#1
Hi everyone, new member . Just some background: I took some speech level singing voice lessons about a year and a half ago for a few months but it was just way too expensive to keep up and I had to stop going before I even learned how to sing in mixed voice. I ordered a singing DVD program so I could try and find mixed voice but I've heard that (mixed voice) sounds chesty and as I go higher in my range it doesn't sound chesty or feel chesty (or maybe strong is a better word).. I can now however sing things without breaks in my voice so maybe thats good?

I've also read that sometimes people can connect their falsetto to chest voice. is that true? and if so am I singing in mixed voice or just a connected falsetto?

sorry for all the questions it's just really confusing for me when I don't have someone to tell me if I'm doing something wrong or not.


https://
soundcloud.com/demi3o5/memo-1

https://
soundcloud.com/demi3o5/memo-2

(sorry for avoiding the forbidden link Idk if thats against the rules or not!!)
#3
^He's right. Don't be afraid to hit the notes. But it's definitely some kind of falsetto.

Ideally, a trained singer should not think his voice as having separate parts but it should be continuous and without any obvious or sudden change in tone.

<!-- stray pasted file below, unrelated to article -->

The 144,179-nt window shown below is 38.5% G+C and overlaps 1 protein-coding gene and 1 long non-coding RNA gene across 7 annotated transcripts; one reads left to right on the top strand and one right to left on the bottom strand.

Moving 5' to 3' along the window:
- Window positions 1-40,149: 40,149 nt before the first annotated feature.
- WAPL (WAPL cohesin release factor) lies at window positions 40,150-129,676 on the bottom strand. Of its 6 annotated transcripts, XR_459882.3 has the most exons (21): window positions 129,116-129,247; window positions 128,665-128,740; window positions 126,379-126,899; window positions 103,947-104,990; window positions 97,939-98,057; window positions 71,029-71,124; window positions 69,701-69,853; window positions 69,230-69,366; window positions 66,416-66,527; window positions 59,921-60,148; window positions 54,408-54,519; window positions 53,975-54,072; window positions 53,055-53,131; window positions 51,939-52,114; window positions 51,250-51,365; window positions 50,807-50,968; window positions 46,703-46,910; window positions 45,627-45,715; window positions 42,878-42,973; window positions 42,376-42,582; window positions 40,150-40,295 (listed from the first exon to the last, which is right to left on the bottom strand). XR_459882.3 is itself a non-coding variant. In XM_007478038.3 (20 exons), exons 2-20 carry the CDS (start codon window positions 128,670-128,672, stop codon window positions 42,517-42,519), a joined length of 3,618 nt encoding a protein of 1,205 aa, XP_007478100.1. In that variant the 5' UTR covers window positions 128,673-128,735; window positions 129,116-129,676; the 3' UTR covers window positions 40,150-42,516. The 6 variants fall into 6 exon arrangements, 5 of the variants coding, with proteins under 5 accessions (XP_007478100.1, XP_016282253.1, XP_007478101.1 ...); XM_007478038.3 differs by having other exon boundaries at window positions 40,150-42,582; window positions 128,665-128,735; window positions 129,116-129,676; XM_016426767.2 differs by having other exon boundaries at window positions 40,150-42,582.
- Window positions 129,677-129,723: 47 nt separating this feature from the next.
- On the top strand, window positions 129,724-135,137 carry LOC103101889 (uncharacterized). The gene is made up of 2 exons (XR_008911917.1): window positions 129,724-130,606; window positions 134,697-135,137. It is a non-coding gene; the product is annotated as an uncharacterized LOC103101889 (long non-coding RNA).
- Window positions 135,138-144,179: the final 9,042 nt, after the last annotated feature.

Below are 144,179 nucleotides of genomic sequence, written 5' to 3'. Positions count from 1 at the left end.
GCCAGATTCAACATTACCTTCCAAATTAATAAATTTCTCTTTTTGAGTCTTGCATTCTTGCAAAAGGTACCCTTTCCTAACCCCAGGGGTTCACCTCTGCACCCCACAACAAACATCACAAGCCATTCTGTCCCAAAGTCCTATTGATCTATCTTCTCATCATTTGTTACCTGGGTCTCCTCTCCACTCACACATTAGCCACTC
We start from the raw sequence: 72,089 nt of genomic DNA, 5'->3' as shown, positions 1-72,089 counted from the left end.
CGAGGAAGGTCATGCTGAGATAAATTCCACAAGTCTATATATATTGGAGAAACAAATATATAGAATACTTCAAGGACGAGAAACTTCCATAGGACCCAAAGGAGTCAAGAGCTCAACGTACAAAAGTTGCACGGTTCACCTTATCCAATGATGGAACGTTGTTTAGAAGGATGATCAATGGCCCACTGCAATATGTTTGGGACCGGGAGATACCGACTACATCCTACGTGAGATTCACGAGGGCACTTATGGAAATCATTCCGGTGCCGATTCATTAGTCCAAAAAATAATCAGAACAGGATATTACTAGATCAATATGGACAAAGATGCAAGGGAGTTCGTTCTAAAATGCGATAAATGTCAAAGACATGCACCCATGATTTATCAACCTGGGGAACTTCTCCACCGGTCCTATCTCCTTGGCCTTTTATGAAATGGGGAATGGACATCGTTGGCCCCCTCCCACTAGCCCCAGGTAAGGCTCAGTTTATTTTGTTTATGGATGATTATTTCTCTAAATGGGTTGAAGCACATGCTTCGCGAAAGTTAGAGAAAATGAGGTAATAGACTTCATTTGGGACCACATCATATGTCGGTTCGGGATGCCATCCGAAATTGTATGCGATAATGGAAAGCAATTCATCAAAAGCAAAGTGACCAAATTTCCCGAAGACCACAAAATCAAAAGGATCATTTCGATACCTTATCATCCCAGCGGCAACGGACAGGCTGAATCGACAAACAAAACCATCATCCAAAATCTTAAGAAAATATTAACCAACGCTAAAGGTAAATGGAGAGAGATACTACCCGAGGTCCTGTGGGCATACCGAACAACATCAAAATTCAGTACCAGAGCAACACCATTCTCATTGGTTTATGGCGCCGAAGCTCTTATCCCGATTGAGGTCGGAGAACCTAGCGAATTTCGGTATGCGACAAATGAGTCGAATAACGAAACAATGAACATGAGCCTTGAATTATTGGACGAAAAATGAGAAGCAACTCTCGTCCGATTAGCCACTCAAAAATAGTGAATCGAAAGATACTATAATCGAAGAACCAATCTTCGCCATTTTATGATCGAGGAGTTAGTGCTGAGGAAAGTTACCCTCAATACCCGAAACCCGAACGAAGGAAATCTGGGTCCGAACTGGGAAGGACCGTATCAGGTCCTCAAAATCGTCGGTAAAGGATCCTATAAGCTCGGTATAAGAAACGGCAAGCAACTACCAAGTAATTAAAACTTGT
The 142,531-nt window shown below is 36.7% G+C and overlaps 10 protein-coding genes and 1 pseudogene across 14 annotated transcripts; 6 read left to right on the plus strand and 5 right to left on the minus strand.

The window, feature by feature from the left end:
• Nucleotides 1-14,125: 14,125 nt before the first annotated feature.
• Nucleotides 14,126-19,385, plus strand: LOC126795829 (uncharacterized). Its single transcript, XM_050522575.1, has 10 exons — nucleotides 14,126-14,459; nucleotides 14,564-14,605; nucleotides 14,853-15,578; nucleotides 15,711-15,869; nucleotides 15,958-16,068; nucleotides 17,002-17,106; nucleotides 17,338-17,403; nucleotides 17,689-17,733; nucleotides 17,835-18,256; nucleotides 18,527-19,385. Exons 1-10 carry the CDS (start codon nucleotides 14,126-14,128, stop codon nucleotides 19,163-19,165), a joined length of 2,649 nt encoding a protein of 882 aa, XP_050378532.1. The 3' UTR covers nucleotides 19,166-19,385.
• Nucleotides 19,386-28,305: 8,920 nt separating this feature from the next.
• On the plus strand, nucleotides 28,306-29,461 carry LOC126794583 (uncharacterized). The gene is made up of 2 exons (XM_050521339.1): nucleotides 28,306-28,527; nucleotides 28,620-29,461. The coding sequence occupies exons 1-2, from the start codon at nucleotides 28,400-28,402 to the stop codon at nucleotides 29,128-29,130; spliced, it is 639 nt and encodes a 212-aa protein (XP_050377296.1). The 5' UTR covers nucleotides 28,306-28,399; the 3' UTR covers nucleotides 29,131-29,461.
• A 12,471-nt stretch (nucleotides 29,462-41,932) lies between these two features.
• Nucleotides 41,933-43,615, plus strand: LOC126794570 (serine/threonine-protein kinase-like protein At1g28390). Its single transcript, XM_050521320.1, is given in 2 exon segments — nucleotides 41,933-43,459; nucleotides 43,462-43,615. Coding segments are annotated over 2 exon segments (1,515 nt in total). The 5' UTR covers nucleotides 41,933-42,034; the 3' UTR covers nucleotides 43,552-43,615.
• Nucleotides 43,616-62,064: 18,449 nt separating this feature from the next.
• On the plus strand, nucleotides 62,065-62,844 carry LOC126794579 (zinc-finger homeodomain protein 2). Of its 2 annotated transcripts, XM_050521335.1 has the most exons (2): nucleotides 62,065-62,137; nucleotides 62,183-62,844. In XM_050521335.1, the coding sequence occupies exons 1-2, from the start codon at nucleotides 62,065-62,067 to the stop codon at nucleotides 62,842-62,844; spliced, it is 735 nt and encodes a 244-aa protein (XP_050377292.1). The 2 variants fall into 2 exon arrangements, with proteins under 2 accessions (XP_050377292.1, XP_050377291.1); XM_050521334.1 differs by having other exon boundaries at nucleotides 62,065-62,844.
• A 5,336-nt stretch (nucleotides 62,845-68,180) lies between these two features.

Of course, there are singers who intentionally sing "incorrectly" for artistic purposes. You can do it too sometimes, just make sure it's not a crutch for not improving your skills.
Last edited by Sethis at Feb 7, 2013,
#4
Quote by Sethis
^He's right. Don't be afraid to hit the notes. But it's definitely some kind of falsetto.

Ideally, a trained singer should not think his voice as having separate parts but it should be continuous and without any obvious or sudden change in tone.

Of course, there are singers who intentionally sing "incorrectly" for artistic purposes. You can do it too sometimes, just make sure it's not a crutch for not improving your skills.


^i disagree, I think a singer should be consistently watchful of where s/he is in his voice and be thinking about how s/he approaches the notes in that area

That said, this is definintely falsetto, I can hear the flip clear as day.
I teach private lessons in voice, hit me up if interested!
#5
Quote by Tyson2011
^i disagree, I think a singer should be consistently watchful of where s/he is in his voice and be thinking about how s/he approaches the notes in that area

That's why I said "intentionally incorrect".
#6
Quote by Sethis
That's why I said "intentionally incorrect".



I was meaning your point about ideally not thinking of the voice in separate parts. You want to have a similar timbre throughout the voice, but to do so you have to think of your voice in the sections its divided in
I teach private lessons in voice, hit me up if interested!
#7
If your into speech level singing I highly suggest Singing Success by brett manning, I used it and saw great results. Its not cheap but its cheaper than seeing a speech level singing coach on the regular. Obviously lessons in person are best, but I always reccommend a singing program like singing success if its not an option.
#8
It sounds like your voice is already connected through the whole range, you just don't know how to 'belt'. To belt, all you do is use your diaphragm to mix in chest voice.